Outsourcing deals could fall foul of EU data privacy directive.
Increasing numbers of companies are moving their IT systems offshore to low-cost countries such as India. However, in the rush to cut costs, companies risk falling foul of privacy rules that affect personal data held by companies.
The EU Privacy Directive 1998 aims to protect the privacy of citizens when their personal data is being processed. The data covered by the directive may include sensitive employee or customer-related data.
One of the provisions of this directive, article 25, addresses the transfer of personal data to any country outside of the EU. This part of the directive is of most concern to UK businesses that outsource their IT or business operations to overseas organisations.
The article states that EU members can transfer personal data to such a country for processing if that country ensures an adequate level of protection for data protection.
Article 25 also outlines the principles of adequate data protection, such as how the data is transferred to the non-EU country and the duration and purpose of this transfer. It also stipulates the rules that remain in force in the third country.
The European Commission has not approved common offshore destinations such as India as complying with the EU privacy rules. Until it does, UK companies are heavily restricted as to the types of activities that can be performed offshore. A company exporting data overseas has to show that the outsourcer meets data protection guidelines.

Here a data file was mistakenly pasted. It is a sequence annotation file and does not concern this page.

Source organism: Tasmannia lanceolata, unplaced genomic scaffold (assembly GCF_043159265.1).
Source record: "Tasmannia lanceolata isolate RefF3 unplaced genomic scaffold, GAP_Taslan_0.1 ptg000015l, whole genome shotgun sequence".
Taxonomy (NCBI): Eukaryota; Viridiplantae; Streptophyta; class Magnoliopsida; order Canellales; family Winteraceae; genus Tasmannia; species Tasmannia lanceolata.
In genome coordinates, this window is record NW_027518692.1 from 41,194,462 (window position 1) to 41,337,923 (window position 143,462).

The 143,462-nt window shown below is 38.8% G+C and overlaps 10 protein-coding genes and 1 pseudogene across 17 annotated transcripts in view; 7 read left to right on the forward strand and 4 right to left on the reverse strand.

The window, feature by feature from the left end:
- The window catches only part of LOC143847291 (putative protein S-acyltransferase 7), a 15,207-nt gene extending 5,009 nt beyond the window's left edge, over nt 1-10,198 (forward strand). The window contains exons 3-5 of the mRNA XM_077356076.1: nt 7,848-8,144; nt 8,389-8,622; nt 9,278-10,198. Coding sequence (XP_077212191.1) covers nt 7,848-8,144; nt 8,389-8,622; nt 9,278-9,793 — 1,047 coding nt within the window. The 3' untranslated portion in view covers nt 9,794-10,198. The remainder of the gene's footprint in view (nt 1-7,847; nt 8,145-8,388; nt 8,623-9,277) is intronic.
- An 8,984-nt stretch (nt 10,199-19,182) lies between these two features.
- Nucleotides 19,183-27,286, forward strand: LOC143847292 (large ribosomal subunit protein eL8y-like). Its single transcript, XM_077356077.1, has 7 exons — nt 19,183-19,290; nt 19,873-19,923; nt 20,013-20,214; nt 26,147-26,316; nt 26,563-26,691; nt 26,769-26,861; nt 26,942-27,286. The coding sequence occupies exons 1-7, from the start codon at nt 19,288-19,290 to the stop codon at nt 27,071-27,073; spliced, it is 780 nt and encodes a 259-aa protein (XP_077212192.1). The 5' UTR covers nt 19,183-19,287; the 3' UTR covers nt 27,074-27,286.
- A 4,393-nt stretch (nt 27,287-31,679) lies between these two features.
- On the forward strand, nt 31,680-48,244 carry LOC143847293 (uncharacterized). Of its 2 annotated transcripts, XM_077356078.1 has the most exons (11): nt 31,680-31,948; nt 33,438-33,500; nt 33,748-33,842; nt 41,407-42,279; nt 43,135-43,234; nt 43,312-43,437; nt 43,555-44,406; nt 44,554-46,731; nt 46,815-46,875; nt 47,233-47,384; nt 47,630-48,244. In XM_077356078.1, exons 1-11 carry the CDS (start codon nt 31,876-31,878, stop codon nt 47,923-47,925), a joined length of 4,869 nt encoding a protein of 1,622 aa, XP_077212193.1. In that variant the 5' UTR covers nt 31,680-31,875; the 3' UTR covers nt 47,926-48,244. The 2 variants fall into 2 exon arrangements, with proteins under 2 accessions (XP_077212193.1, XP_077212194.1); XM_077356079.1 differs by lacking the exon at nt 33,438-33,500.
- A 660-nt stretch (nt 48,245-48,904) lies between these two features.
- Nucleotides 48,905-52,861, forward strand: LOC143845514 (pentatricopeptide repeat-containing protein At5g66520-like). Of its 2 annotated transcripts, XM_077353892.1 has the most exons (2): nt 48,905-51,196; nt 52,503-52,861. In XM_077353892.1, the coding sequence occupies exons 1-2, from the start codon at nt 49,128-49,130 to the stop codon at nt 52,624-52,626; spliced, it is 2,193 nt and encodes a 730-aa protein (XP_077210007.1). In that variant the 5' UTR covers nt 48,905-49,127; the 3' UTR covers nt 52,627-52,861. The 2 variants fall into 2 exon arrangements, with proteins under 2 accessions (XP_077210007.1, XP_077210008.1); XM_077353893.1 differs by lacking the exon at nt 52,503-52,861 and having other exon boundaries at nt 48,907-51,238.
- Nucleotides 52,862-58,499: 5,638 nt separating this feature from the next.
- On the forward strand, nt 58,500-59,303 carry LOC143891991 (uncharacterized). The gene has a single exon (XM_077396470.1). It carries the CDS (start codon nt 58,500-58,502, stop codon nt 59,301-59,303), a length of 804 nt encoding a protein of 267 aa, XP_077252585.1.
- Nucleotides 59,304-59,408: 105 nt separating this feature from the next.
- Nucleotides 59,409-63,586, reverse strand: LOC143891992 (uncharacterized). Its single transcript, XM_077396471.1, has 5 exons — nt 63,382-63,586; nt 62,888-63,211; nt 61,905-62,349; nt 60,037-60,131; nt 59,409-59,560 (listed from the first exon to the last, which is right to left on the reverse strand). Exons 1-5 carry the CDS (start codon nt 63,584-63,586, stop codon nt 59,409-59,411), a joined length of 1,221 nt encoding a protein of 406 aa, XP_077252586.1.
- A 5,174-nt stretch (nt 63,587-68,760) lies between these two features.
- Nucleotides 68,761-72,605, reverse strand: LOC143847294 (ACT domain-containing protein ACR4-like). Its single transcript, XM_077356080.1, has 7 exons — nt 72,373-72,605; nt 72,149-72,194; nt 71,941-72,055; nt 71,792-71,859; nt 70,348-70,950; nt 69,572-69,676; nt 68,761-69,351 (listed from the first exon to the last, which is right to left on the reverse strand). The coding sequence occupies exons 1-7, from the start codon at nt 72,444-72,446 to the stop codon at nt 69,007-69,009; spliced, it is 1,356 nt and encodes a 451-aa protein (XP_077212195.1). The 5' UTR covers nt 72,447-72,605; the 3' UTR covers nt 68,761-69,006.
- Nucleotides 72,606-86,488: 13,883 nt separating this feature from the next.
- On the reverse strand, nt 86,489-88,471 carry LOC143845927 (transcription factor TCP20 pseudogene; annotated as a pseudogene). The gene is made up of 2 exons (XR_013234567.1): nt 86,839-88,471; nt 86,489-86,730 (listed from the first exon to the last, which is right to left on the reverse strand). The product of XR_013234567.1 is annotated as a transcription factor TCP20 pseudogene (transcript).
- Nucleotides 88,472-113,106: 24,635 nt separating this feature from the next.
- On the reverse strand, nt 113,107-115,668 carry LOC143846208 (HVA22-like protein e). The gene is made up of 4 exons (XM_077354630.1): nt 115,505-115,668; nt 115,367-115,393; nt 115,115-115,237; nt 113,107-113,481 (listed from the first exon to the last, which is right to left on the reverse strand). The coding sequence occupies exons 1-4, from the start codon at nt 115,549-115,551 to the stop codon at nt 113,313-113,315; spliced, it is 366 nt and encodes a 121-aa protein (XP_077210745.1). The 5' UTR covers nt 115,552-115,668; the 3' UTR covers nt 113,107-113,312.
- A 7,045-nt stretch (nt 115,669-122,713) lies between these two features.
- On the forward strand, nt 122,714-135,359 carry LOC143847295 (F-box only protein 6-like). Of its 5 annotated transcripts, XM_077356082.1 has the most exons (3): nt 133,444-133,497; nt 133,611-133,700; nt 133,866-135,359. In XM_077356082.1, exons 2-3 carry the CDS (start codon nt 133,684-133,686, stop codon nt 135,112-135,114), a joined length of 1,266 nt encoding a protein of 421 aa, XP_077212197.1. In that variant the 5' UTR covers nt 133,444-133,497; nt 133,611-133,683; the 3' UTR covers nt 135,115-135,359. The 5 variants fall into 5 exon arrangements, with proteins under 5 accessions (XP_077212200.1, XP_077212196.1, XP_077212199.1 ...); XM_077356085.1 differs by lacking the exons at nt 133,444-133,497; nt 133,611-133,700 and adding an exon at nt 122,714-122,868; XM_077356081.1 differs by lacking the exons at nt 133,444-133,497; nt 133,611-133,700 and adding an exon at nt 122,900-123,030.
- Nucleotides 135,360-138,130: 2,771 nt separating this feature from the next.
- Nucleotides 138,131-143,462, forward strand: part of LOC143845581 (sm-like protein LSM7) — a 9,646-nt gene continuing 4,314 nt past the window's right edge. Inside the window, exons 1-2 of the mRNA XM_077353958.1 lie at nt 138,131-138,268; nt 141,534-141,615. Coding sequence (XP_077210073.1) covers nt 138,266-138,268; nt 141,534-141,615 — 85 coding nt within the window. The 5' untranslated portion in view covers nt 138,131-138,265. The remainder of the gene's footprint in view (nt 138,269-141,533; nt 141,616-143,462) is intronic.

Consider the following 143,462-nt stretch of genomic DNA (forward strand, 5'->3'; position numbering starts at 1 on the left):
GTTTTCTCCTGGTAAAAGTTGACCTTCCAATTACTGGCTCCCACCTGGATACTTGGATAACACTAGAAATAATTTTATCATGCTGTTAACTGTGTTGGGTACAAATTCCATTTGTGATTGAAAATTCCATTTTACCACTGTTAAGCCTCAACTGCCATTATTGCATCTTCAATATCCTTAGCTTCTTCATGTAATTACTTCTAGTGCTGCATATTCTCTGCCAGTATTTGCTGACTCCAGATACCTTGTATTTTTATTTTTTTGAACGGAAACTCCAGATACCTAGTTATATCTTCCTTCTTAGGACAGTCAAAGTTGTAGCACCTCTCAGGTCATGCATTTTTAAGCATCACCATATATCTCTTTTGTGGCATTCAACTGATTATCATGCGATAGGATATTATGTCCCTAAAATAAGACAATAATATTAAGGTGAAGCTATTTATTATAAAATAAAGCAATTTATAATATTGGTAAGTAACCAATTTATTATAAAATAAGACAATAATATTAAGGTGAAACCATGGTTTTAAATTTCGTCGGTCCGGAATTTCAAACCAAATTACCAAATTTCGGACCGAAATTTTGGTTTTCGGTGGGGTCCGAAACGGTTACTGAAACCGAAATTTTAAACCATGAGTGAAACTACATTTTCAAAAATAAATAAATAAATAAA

Companies are also likely to face challenges from unions over processing data offshore. In August, for instance, a trade union at Lloyds TSB bank challenged the right of the bank to send sensitive personal information about its customers offshore to India for processing.
Privacy enforcement in India is weak, but the law makers in India and Nasscom (the Indian trade organisation) have been working to get a privacy law passed.
Sridhar Balaji is president and chief executive of outsourcing adviser SourceSentry
Points to watch
- Ensure that the contractual arrangement covers security and privacy obligations. Include language in the contract to articulate your expectations and stringent penalties for violations.
- Review your provider's organisational policies and awareness training for its employees. Work with your provider to identify and classify the data that leads to a privacy framework and ensure that the provider can implement it. Review your provider's employee screening.
- Encrypt data that does not need to be seen by service providers. Ensure the provider has adequate security technology - not just firewalls and virus scanners - on the infrastructure that runs your IT.